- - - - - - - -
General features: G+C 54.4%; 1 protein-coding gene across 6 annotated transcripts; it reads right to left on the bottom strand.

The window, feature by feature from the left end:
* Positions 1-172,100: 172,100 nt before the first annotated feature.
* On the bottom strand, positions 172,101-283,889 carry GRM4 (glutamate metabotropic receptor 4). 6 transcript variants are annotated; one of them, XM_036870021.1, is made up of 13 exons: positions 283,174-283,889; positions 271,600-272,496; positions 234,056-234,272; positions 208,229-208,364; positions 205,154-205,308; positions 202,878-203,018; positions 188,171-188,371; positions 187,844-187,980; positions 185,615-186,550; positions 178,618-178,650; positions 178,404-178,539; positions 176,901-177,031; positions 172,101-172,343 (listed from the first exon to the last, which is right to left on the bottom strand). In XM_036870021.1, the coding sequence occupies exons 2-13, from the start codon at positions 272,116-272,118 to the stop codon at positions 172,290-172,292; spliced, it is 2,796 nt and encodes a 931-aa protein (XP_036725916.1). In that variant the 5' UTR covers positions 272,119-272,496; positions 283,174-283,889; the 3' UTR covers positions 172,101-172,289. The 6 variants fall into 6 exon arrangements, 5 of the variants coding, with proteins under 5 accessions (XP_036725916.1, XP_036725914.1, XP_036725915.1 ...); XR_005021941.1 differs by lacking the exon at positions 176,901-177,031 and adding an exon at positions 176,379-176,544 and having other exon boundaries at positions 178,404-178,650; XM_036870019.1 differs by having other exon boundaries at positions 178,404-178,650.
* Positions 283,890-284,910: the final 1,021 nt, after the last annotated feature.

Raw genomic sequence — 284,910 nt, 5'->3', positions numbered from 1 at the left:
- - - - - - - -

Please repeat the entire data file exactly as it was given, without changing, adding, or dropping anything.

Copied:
General features: G+C 54.4%; 1 protein-coding gene across 6 annotated transcripts; it reads right to left on the bottom strand.

The window, feature by feature from the left end:
* Positions 1-172,100: 172,100 nt before the first annotated feature.
* On the bottom strand, positions 172,101-283,889 carry GRM4 (glutamate metabotropic receptor 4). 6 transcript variants are annotated; one of them, XM_036870021.1, is made up of 13 exons: positions 283,174-283,889; positions 271,600-272,496; positions 234,056-234,272; positions 208,229-208,364; positions 205,154-205,308; positions 202,878-203,018; positions 188,171-188,371; positions 187,844-187,980; positions 185,615-186,550; positions 178,618-178,650; positions 178,404-178,539; positions 176,901-177,031; positions 172,101-172,343 (listed from the first exon to the last, which is right to left on the bottom strand). In XM_036870021.1, the coding sequence occupies exons 2-13, from the start codon at positions 272,116-272,118 to the stop codon at positions 172,290-172,292; spliced, it is 2,796 nt and encodes a 931-aa protein (XP_036725916.1). In that variant the 5' UTR covers positions 272,119-272,496; positions 283,174-283,889; the 3' UTR covers positions 172,101-172,289. The 6 variants fall into 6 exon arrangements, 5 of the variants coding, with proteins under 5 accessions (XP_036725916.1, XP_036725914.1, XP_036725915.1 ...); XR_005021941.1 differs by lacking the exon at positions 176,901-177,031 and adding an exon at positions 176,379-176,544 and having other exon boundaries at positions 178,404-178,650; XM_036870019.1 differs by having other exon boundaries at positions 178,404-178,650.
* Positions 283,890-284,910: the final 1,021 nt, after the last annotated feature.

Raw genomic sequence — 284,910 nt, 5'->3', positions numbered from 1 at the left: